The College Football Playoff culminates tonight with the No. 1 Clemson Tigers taking on the No. 2 Alabama Crimson Tide in Glendale, Arizona. The game kicks off at 5:30 p.m. on the many ESPN channels. As we've done all bowl season, Greg Valerio and Jake Narayan are back to provide some thoughts on the various draft prospects taking part in Monday's game. Jake took a look at some notable Clemson prospects, while Greg broke down Alabama prospects to watch. Below that, we've listed out all the necessary viewing details.
Shakin' The Southland previews national title game
2015 was ridiculously good, but 2016 can trump it all with just one game!
No. 1 Clemson Tigers draft prospects
OG Eric Mac Lain - No. 78, 6'4, 305 lbs
The class of offensive lineman is very impressive. Teams needing O-line help will be able to find ones with a very high ceilings all throughout the draft. Guard Eric Mac Lain looks to be a smart pick, around the middle of the draft.
Strengths: He began his college career playing tight end, as he did in high school, therefore, athletic ability is no question. He moves like a tight end but looks like an interior lineman. Mac Lain possess the speed to get to the next level and take on a linebacker. He uses his hands and feet very well, and has great strength, which translates to him getting push in the run game.
Weaknesses: Mac Lain needs to shape-up his pass blocking just a touch. He also needs to learn to bend his knee and not his hip to better improve his balance, which can transform his whole game, and even land himself on a starting lineup in the NFL.
TE Jordan Leggett - No. 16, 6'5, 250 lbs
Much like last year, the tight end position isn't exactly loaded with NFL-bound athletes. However, the talent is still better than that of the 2015 draft. Jordan Leggett is one of the biggest risers at the tight end spot, but I still expect him to be selected in the later rounds.
Strengths: Standing at 6'5", 250 lbs, Leggett is a huge target to throw to, especially inside the red-zone. He has solid hands and will make catches in tight windows with ease. He uses his big frame to block out defenders and make a reception at its highest point. He is also a viable run blocker. It's a hassle to block Leggett as he can scrape you down the line of scrimmage to create a hole.
Weaknesses: He is not a speed guy, and I don't expect him to be considering his size. His route running needs major cleaning up, crispy routes means more separation from a DB or linebacker. He needs more explosion off of the line, as well.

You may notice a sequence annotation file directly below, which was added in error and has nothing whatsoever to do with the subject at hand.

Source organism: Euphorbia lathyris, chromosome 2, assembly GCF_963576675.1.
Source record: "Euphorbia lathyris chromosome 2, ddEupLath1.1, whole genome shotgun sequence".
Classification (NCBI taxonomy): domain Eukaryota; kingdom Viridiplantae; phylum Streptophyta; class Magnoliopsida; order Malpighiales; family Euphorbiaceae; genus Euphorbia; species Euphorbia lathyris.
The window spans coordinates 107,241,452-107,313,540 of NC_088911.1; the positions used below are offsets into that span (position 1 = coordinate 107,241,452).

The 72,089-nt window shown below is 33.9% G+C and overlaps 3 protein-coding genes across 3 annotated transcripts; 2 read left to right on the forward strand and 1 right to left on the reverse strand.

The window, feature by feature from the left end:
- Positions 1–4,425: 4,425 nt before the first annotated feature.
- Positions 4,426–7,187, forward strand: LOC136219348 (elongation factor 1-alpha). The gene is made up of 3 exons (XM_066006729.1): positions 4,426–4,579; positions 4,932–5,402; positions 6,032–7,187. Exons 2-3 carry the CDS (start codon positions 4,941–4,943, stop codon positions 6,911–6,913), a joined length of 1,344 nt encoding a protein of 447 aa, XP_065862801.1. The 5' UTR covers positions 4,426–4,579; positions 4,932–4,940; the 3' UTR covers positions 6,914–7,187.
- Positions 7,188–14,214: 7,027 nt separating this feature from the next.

DE Shaq Lawson - No. 90, 6'3, 275 lbs
Following the 2012 season spent at Hargrave Military Academy, Shaq Lawson landed on Clemson campus in 2013, and made an immediate splash. In his freshman year he recorded 10 tackles for loss to go along with his four sacks. In his sophomore campaign, Lawson recorded 11.5 TFL's and three and a half sacks, while becoming the second player in Clemson history to manage double-digit tackles for loss in his first two seasons. The extent of these accomplishments are even more impressive considering he was still back up to NFL jettison Vic Beasley.
Strengths: The ball recognition of Shaq Lawson may be the biggest upside to selecting this play-maker that will hands down make an immediate impact and can transform your defense, causing offenses to have to scheme around such a big obstacle. His combination of upper-body strength and that pesky leverage allows him to evade an offensive lineman with fluid ease (which is why he has so many TFL's). Lawson has an innate capability of changing direction while tailing a quarterback to finish off a play, despite not retaining great explosion.
Weaknesses: He lacks the explosive first step, and is sometimes is the last defender to move when the ball is snapped. His inconsistent pass rush may be resolved by losing weight, but it still worries me. He throttles down before the play is over, mainly due to the fact he is being well-blocked, resulting in him getting discouraged. He absolutely needs to improve on pursuing the ball down field, which reverts back to him losing weight. Losing weight would also resolve his stiffness.
CB Mackensie Alexander - No. 2, 5'10, 190 lbs
The cornerback selection in this draft is some of the best we have seen in some time, and Mackensie Alexander most definitely qualifies as one of the top-tier corners in the ranks for the 2016 draft. With most teams needing a defensive back having their sights set on a Vernon Hargreaves III or Jalen Ramsey, Alexander is a sleeper with rewarding talent. I definitely do not advise passing up on this man right here if you are in need of a defensive back.
Strengths: To say the least, Mackensie Alexander is a true lockdown corner. I base the excellence of a CB not by the number of interceptions they have, but by how much the ball is tossed their way. Considering Alexander tracks the most elite receiver on the field, and has zero career INT's, it shows me the more than solid job he's doing. His greatness doesn't show up on the stat sheet, but rather the island he puts these dominant receivers on. His man coverage is some of the best in the business at the collegiate level. He extends his arms out in their entirety, rerouting receivers very smoothly. Alexander looks the part, he is one of the most gifted and natural corners at it right now.